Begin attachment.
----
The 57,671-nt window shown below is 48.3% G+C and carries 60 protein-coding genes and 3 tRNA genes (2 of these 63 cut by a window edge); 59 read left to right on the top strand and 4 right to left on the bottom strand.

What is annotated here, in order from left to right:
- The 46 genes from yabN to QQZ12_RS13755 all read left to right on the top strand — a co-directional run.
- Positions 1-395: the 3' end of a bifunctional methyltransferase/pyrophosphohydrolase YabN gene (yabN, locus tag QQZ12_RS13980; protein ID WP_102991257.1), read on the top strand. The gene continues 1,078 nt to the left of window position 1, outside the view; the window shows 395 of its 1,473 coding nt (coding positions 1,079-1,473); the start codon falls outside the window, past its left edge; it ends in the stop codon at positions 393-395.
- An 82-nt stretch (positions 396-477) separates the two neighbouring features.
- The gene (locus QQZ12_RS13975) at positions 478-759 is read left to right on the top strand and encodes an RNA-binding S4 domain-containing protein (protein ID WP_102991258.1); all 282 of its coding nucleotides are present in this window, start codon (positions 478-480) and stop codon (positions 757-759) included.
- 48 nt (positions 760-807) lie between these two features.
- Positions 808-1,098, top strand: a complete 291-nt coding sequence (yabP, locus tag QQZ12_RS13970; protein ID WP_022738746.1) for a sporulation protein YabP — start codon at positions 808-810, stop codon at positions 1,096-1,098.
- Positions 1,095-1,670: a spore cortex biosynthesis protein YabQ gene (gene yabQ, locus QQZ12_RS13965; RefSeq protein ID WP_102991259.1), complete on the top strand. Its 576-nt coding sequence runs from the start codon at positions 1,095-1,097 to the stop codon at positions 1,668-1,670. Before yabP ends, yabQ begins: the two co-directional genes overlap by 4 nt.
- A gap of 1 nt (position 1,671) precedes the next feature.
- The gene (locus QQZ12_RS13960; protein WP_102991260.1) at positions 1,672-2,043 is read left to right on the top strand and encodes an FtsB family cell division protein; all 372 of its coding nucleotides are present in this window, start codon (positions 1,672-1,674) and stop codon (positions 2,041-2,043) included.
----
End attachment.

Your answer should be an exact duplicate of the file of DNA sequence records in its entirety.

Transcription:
The 57,671-nt window shown below is 48.3% G+C and carries 60 protein-coding genes and 3 tRNA genes (2 of these 63 cut by a window edge); 59 read left to right on the top strand and 4 right to left on the bottom strand.

What is annotated here, in order from left to right:
- The 46 genes from yabN to QQZ12_RS13755 all read left to right on the top strand — a co-directional run.
- Positions 1-395: the 3' end of a bifunctional methyltransferase/pyrophosphohydrolase YabN gene (yabN, locus tag QQZ12_RS13980; protein ID WP_102991257.1), read on the top strand. The gene continues 1,078 nt to the left of window position 1, outside the view; the window shows 395 of its 1,473 coding nt (coding positions 1,079-1,473); the start codon falls outside the window, past its left edge; it ends in the stop codon at positions 393-395.
- An 82-nt stretch (positions 396-477) separates the two neighbouring features.
- The gene (locus QQZ12_RS13975) at positions 478-759 is read left to right on the top strand and encodes an RNA-binding S4 domain-containing protein (protein ID WP_102991258.1); all 282 of its coding nucleotides are present in this window, start codon (positions 478-480) and stop codon (positions 757-759) included.
- 48 nt (positions 760-807) lie between these two features.
- Positions 808-1,098, top strand: a complete 291-nt coding sequence (yabP, locus tag QQZ12_RS13970; protein ID WP_022738746.1) for a sporulation protein YabP — start codon at positions 808-810, stop codon at positions 1,096-1,098.
- Positions 1,095-1,670: a spore cortex biosynthesis protein YabQ gene (gene yabQ, locus QQZ12_RS13965; RefSeq protein ID WP_102991259.1), complete on the top strand. Its 576-nt coding sequence runs from the start codon at positions 1,095-1,097 to the stop codon at positions 1,668-1,670. Before yabP ends, yabQ begins: the two co-directional genes overlap by 4 nt.
- A gap of 1 nt (position 1,671) precedes the next feature.
- The gene (locus QQZ12_RS13960; protein WP_102991260.1) at positions 1,672-2,043 is read left to right on the top strand and encodes an FtsB family cell division protein; all 372 of its coding nucleotides are present in this window, start codon (positions 1,672-1,674) and stop codon (positions 2,041-2,043) included.